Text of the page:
Too often, we fall back on the mantra “the customer is always right.”
But is that always true?
Here are our five ways of telling if you aren’t a good fit with your customer:
1. You dread you interactions
Your day is going fine. Everything is lovely. You get a call, check the number on the caller ID, and your whole mood deflates. It’s not just that some customers only call when there’s a problem. Even if that’s the case, a customer could still be a good fit.
No, these calls are the ones that never go anywhere. Your staff complains about working with them. They are never satisfied and likely never will be.
Cut them loose.
2. They complain about who they used to work with
If you have a customer who seems to have never had a pleasant experience with anyone they’ve worked with, be weary. You’ll likely not be any different. You’ll just be the guy they complain about to the next company they work with.
3. They threaten your company
If a customer raises hell about something, you should definitely take notice. Not everyone who has had a bad customer experience with your company is a bad customer. You should be paying attention to Yelp and other business review sites to always improve how you deal with your customers.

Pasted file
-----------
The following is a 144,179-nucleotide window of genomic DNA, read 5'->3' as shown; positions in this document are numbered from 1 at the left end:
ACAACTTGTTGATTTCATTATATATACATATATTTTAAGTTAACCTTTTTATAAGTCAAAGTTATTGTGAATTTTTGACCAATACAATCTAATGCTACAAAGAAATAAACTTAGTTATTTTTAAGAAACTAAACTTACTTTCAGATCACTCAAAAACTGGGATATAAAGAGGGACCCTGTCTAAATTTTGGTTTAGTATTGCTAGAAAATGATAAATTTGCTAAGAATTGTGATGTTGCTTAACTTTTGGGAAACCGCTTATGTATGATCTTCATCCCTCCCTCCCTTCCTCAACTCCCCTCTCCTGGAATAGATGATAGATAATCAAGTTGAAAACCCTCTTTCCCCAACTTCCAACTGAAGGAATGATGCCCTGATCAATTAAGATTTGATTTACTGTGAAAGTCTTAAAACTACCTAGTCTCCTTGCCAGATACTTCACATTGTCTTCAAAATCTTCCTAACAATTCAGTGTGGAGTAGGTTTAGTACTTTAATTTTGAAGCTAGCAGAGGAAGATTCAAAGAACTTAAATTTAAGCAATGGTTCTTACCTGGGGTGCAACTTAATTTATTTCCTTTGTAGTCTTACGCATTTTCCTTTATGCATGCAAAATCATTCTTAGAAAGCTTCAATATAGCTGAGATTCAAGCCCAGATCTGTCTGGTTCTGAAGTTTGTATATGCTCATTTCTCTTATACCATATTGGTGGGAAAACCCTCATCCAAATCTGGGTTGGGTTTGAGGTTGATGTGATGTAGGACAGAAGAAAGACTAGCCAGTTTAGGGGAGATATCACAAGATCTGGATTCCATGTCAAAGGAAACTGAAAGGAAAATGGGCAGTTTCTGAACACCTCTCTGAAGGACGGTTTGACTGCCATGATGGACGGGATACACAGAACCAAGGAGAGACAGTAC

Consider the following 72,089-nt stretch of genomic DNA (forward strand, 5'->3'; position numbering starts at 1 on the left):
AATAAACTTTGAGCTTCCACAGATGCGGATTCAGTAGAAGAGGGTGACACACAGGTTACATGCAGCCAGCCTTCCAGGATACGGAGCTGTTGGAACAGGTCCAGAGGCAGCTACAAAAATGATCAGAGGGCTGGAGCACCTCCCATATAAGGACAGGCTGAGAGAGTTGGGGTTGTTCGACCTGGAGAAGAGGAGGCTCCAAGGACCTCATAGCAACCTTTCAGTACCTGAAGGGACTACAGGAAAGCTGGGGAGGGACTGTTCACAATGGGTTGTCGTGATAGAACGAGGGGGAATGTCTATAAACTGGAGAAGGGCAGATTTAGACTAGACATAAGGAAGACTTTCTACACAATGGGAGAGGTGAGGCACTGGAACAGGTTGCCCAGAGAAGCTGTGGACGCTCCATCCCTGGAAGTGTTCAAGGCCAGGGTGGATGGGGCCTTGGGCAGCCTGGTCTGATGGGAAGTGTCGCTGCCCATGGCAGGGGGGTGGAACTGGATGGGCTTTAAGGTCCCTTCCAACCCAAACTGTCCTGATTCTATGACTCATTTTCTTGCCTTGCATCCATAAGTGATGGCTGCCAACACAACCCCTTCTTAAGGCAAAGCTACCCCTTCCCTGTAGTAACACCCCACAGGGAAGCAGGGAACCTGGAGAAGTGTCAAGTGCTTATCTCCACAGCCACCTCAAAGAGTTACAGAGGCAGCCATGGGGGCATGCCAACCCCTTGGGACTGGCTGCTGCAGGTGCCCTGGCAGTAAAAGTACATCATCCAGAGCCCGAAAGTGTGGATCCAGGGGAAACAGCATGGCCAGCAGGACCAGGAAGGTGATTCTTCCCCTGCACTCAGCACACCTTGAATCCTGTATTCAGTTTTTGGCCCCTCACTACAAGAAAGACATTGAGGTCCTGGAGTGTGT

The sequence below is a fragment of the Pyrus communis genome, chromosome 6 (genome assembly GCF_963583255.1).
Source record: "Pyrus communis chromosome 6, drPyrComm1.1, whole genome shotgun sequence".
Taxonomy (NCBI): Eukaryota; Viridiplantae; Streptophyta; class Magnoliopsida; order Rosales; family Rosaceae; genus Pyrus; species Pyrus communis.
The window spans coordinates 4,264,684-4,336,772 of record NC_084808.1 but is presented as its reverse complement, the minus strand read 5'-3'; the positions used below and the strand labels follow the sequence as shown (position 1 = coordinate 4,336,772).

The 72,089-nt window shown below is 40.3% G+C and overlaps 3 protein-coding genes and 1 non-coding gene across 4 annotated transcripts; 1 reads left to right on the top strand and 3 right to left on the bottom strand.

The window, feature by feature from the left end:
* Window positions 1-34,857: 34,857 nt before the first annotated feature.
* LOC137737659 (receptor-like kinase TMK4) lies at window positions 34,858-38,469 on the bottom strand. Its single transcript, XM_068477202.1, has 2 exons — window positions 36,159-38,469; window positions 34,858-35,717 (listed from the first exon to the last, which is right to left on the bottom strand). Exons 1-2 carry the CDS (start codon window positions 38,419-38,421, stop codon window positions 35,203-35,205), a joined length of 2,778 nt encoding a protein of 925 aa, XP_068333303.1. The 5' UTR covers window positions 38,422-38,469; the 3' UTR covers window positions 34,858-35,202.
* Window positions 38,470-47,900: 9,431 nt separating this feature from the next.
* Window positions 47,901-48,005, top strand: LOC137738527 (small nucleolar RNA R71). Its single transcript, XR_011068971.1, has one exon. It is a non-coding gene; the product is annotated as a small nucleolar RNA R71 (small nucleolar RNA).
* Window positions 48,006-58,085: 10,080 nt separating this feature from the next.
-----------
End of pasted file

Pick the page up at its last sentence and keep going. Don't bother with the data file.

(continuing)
On the other hand, if a customer is threatening to cause trouble and raising a stink, yet still continue to work with you, maybe politely suggest they would be happier with someone else. The threat of a bad customer review is exploitative.
4. They don’t pay on time
It’s uncomfortable talking about money. It’s unacceptable to not get paid. One late payment isn’t the end of the world or the destruction of your company. But, if it’s a pattern of behavior, you can’t keep that customer on as a business expense.
5. They don’t respect your expertise
You’re good at what you do. If your customer can’t see that, maybe they should find someone else. You should also have respect for your customer. If you can’t nourish a relationship, they might be better served somewhere else.
Have you ever fired a customer? Why? Share in the comments!
Exceeding expectations rather than simply satisfying them is the cornerstone of the Disney approach to customer service. Now, in honor of the tenth anniversary of the original Be Our Guest, Disney Institute, which specializes in helping professionals see new possibilities through concepts not found in the typical workplace, is revealing even more of the business behind the magic of quality service. During the last twenty-five years, thousands of professionals from more than thirty-five countries and more than forty industries have attended business programs at Disney Institute and learned how to adapt the Disney approach for their own organizations.
Be Our Guest highlights the successes many of these companies have achieved, plus the key processes and best practices that have made Disney a trusted and revered brand around the world for more than eighty-five years.